Skip to main content

The difference between crowns and veneers

March 2, 2018 ,

by Dr. Olitsky

The answer is nothing and everything.  It depends.

Veneer refers to the surfaces of the tooth being treated.  Traditional veneers only cover the front and biting edges of teeth and often times the surfaces between the teeth.  The term veneer may not refer to how much of the underlying tooth structure that is removed.  For example a veneer can be placed with no preparation to the underlying tooth structure, so that it just bonds onto the existing tooth as it is, or it can be placed after some light polishing and refining of the underlying tooth.  At times veneers can be done with heavy drilling on the underlying tooth, where more tooth structure is removed and it is still called a veneer by most dentists because it only covers the front, biting edges and the surfaces between the teeth.

Crown refers to a restoration that covers the entire tooth being treated.  It is not limited to the font, biting edges and surfaces between the teeth, it also covers the back side of teeth.  In most cases a “Crown” will cover the entire toot  up to the gum line, so that no underlying tooth surfaces are exposed.   Traditional crowns are done with heavy drilling on underlying tooth structure to make room for the thickness of the materials.  More modern materials can be made thinner, like veneers, so modern ceramic crowns can be done with light polishing and refining of underlying tooth structure, like a veneer.  In cosmetic cases requiring crowns on previously unrestored teeth, most crowns can be completed with light polishing and refining instead of heavy drilling.

This patient had an existing older style crown on a front tooth.  The goal was to get the two front teeth to match exactly.  We tend to see the most symmetry in smile between the two front teeth up to .3mm.  The treatment was to replace the old crown and place a veneer on the tooth next to it.  Notice the amount of drilling necessary for the older style crowns vs. a conservative veneer.  The dark yellow part of the tooth under the crown is the dentin.  The tooth next to it is still all enamel.  The result for the crown will be a long lasting and strong restoration.  We used the same materials on both teeth to match, with a little trick!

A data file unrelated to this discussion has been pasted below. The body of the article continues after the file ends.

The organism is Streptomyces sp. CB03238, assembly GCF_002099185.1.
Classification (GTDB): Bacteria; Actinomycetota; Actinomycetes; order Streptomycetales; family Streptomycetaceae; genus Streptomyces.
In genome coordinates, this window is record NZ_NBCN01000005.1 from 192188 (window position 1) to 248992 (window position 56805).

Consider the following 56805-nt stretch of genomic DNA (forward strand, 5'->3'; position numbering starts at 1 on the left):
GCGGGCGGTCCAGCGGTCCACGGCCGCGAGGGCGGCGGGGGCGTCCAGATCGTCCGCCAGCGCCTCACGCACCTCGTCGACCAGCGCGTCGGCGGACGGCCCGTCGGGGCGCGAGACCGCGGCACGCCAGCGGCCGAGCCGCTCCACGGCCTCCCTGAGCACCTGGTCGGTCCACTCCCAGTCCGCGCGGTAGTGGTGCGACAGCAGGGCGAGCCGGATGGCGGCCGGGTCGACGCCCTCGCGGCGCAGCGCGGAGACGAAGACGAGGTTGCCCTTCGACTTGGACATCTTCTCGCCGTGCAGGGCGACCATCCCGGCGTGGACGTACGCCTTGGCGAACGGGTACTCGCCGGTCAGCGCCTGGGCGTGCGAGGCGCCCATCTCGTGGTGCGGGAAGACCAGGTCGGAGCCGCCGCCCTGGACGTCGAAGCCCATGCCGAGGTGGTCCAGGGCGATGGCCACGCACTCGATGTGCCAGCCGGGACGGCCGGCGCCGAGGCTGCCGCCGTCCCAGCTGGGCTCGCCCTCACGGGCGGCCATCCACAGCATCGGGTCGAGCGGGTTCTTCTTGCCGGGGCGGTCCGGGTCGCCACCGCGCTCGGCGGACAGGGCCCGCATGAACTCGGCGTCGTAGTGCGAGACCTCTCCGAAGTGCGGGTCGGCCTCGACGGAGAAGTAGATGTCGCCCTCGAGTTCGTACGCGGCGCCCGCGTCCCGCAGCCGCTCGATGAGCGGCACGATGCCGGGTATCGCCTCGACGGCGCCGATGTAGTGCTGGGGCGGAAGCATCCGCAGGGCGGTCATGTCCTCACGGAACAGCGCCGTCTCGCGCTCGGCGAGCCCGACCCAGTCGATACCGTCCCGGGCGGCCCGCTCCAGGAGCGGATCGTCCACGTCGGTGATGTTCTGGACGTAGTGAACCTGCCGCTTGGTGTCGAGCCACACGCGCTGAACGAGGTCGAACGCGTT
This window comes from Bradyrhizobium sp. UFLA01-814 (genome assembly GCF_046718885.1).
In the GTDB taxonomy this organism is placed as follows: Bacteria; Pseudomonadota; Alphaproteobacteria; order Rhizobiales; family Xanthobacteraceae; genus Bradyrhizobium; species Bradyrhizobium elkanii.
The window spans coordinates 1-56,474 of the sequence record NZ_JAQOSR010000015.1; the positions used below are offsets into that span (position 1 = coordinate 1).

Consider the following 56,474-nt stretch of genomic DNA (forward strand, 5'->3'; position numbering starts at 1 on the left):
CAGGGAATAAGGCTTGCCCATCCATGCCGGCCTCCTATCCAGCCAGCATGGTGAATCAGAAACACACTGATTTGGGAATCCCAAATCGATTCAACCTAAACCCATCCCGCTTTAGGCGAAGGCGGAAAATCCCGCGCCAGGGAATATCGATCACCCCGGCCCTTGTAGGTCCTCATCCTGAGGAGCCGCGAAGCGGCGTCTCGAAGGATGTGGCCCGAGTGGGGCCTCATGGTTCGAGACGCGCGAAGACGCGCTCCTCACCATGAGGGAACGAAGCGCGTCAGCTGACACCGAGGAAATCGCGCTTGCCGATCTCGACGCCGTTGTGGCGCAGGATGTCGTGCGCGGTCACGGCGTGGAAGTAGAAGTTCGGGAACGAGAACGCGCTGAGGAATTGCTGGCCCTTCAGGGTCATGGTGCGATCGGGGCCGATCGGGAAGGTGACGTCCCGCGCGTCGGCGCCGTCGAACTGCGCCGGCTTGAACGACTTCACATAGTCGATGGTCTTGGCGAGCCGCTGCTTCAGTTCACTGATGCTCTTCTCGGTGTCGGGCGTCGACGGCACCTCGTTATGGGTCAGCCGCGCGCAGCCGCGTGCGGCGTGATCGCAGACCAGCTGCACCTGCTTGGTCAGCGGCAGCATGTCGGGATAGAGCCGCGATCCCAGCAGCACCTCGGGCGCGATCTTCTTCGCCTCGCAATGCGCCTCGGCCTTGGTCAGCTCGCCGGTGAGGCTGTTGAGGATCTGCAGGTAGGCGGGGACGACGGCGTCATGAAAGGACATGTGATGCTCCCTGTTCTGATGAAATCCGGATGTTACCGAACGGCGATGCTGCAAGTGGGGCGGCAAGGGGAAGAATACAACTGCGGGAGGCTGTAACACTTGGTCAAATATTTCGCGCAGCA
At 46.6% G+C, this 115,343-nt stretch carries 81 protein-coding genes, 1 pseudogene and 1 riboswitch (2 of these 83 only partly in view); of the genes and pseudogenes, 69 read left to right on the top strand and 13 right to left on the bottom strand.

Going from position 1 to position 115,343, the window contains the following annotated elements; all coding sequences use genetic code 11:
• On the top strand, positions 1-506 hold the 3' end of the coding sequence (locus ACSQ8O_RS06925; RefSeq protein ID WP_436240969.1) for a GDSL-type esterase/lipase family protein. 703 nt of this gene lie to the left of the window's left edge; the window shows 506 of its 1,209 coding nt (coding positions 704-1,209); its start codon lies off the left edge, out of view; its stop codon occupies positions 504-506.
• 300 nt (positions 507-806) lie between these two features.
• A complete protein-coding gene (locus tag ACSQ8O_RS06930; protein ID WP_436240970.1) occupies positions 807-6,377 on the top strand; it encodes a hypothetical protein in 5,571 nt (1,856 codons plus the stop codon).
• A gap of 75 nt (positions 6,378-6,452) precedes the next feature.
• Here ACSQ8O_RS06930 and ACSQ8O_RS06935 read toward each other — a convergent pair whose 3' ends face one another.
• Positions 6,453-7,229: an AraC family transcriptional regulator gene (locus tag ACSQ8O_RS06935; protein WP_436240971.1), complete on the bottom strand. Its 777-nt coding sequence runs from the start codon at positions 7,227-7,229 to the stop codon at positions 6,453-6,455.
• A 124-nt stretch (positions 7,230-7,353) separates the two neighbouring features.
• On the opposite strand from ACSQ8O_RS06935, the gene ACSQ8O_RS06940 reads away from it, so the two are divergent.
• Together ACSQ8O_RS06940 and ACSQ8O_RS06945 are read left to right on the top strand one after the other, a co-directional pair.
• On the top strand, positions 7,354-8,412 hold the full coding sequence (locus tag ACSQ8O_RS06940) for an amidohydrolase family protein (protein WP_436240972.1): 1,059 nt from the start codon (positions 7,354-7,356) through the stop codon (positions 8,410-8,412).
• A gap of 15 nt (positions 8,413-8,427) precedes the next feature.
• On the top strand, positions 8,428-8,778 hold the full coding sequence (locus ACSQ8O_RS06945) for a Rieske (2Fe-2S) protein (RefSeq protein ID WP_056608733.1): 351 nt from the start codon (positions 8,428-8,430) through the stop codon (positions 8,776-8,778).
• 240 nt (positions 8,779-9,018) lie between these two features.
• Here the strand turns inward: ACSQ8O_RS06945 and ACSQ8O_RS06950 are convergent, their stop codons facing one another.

The e.max block out coping.  It allows us to bring the color of the crowned tooth up to the same color as the veneer tooth, before the thin empress veneers are made and bonded to the teeth.

Why the push for conservative restorations?

Crowns and veneers can now be made out of the same ceramic materials.  The same type of porcelain we use for veneers we can use for crowns.  The benefit is the ability to match crowns and veneers, so that crowns do not look like “Crowns”.  We can make both crowns and veneers to be ultraconservative and natural looking.

The ability to keep it conservative enables dentists to “bond” the restorations to enamel.  The interface between our ceramic material and enamel is the strongest and most reliable bond.  Properly bonded veneers and crowns to enamel are impossible to remove without drilling or advanced laser techniques.  Studies show they last longer than restorations that are bonded to mostly dentin.

Aesthetics can benefit from the conservative restorations by creating more life like restorations that incorporate the coloring of underlying tooth structures because these thinner crowns and veneers can be made more translucent.  Bringing the natural warmth of the underlying tooth into the final color of the veneers and crowns creates more life-like final restorations.

Crowns and veneers in this patients smile can be made to all look the same color, including their natural looking shapes, textures and styles.  It becomes impossible to tell which tooth is a veneer and which one is a crown.

Smile Stylists understand that veneer preparations to the existing tooth should be kept as conservative as possible for the benefit of the teeth, patient and aesthetics.  Veneers should never require heavy drilling on teeth, because this will negatively influence the outcome of the restoration.  Doctors who do not frequently perform these procedures with commonly over drill teeth.  Smile Stylist are trained conservative and give options to move teeth into better positions to keep cases as conservative as possible.